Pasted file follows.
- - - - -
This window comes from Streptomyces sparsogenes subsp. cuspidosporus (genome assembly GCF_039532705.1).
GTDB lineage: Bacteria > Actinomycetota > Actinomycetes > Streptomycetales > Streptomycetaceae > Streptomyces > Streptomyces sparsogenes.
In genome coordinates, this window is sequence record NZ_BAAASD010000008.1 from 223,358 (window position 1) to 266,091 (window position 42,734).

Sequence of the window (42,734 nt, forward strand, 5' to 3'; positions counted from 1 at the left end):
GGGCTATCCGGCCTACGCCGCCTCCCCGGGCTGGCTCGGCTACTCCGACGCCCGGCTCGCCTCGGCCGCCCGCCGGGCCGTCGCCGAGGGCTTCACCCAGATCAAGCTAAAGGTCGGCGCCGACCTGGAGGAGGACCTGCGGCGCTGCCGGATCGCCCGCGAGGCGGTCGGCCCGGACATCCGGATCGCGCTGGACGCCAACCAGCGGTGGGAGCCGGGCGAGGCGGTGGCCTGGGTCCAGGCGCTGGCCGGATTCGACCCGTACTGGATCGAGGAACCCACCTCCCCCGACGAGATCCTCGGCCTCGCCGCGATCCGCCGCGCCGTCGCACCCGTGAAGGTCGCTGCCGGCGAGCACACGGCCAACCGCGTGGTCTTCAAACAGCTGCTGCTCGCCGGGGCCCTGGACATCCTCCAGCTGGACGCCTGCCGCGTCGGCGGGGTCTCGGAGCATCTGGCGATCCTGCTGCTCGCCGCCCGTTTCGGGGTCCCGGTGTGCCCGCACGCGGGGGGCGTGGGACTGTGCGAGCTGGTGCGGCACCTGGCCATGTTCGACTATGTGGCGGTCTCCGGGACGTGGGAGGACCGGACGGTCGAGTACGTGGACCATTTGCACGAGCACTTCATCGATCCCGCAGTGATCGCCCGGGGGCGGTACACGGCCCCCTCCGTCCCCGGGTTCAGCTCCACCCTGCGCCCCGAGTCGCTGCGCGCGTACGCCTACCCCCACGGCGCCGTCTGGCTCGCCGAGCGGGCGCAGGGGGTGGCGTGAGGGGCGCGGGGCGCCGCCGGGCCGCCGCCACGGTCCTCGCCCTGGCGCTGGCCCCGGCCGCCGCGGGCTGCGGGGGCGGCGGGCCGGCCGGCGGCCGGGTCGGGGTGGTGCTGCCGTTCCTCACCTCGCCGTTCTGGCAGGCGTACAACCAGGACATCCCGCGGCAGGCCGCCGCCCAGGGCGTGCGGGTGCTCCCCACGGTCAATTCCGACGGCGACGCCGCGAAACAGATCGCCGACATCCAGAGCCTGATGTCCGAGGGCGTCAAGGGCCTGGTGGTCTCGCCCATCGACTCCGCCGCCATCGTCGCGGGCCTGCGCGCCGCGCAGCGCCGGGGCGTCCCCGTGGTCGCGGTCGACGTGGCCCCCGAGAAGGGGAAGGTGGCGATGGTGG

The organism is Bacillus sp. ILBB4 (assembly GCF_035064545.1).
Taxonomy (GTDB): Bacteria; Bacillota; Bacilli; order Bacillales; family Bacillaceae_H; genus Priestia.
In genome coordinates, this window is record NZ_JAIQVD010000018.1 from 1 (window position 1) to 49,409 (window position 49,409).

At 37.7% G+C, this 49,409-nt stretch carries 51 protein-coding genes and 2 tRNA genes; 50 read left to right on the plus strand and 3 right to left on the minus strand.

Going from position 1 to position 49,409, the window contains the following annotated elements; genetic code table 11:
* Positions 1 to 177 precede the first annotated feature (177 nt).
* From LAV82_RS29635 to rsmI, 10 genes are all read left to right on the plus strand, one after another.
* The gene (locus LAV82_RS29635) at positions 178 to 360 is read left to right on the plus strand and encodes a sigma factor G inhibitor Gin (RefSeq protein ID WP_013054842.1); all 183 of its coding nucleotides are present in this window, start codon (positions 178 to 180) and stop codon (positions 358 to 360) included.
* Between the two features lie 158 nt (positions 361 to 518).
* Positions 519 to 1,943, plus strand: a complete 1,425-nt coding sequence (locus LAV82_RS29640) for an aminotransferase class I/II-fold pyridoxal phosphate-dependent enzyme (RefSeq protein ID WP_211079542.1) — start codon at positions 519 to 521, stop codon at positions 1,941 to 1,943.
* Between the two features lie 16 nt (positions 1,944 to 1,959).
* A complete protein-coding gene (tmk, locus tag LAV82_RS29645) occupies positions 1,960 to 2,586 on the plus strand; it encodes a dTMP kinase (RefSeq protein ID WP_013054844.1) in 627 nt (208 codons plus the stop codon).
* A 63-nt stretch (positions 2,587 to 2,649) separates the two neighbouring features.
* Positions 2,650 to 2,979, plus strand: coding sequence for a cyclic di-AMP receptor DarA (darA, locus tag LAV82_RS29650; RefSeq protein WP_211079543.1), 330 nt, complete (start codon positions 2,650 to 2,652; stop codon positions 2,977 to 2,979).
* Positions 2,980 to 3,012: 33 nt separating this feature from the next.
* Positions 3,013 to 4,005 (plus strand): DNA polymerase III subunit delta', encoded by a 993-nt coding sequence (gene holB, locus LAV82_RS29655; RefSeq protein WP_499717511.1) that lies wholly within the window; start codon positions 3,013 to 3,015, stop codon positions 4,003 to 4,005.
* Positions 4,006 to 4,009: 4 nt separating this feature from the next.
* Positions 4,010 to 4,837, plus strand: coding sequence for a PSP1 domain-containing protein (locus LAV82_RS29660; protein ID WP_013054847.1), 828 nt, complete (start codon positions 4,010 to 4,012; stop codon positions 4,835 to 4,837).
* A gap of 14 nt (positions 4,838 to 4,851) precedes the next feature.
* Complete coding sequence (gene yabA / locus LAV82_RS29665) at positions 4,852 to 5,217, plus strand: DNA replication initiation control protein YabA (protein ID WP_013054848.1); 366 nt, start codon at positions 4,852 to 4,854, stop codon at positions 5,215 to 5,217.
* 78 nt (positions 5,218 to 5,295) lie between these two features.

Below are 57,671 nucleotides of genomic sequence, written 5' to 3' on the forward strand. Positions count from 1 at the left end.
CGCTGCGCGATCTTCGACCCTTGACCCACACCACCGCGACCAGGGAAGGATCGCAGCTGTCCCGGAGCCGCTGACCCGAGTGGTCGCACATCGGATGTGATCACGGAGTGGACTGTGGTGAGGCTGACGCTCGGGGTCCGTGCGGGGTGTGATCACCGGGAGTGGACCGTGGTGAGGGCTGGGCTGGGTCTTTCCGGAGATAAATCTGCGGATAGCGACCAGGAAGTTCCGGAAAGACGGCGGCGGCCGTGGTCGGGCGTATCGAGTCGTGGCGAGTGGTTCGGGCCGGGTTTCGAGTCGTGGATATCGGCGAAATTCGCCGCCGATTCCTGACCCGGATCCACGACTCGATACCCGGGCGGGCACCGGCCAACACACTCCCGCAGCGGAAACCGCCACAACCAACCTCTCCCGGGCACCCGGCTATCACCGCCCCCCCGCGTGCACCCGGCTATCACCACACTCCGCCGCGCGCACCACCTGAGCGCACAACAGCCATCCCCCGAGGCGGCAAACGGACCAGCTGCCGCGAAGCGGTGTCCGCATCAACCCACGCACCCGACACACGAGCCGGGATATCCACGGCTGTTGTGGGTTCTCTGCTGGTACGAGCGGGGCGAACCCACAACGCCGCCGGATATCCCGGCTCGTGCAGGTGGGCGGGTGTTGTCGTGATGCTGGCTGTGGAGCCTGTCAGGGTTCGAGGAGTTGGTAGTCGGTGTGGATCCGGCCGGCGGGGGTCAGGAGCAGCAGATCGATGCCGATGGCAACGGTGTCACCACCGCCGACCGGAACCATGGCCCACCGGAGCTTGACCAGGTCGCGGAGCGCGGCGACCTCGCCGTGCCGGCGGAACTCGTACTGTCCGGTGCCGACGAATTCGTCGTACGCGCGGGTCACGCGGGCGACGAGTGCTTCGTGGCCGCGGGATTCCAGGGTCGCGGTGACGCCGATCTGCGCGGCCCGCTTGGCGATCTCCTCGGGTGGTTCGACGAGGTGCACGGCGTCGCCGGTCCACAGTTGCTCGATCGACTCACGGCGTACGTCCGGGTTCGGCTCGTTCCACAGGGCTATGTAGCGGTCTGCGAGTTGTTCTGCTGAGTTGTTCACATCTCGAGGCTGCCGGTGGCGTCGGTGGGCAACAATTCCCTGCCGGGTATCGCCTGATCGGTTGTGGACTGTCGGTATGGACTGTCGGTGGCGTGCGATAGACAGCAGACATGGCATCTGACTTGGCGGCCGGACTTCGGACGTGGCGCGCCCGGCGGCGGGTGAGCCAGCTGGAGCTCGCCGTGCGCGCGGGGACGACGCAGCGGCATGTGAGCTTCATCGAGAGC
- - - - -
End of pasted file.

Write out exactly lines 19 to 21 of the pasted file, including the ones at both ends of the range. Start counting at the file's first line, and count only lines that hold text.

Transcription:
* Positions 2,650 to 2,979, plus strand: coding sequence for a cyclic di-AMP receptor DarA (darA, locus tag LAV82_RS29650; RefSeq protein WP_211079543.1), 330 nt, complete (start codon positions 2,650 to 2,652; stop codon positions 2,977 to 2,979).
* Positions 2,980 to 3,012: 33 nt separating this feature from the next.
* Positions 3,013 to 4,005 (plus strand): DNA polymerase III subunit delta', encoded by a 993-nt coding sequence (gene holB, locus LAV82_RS29655; RefSeq protein WP_499717511.1) that lies wholly within the window; start codon positions 3,013 to 3,015, stop codon positions 4,003 to 4,005.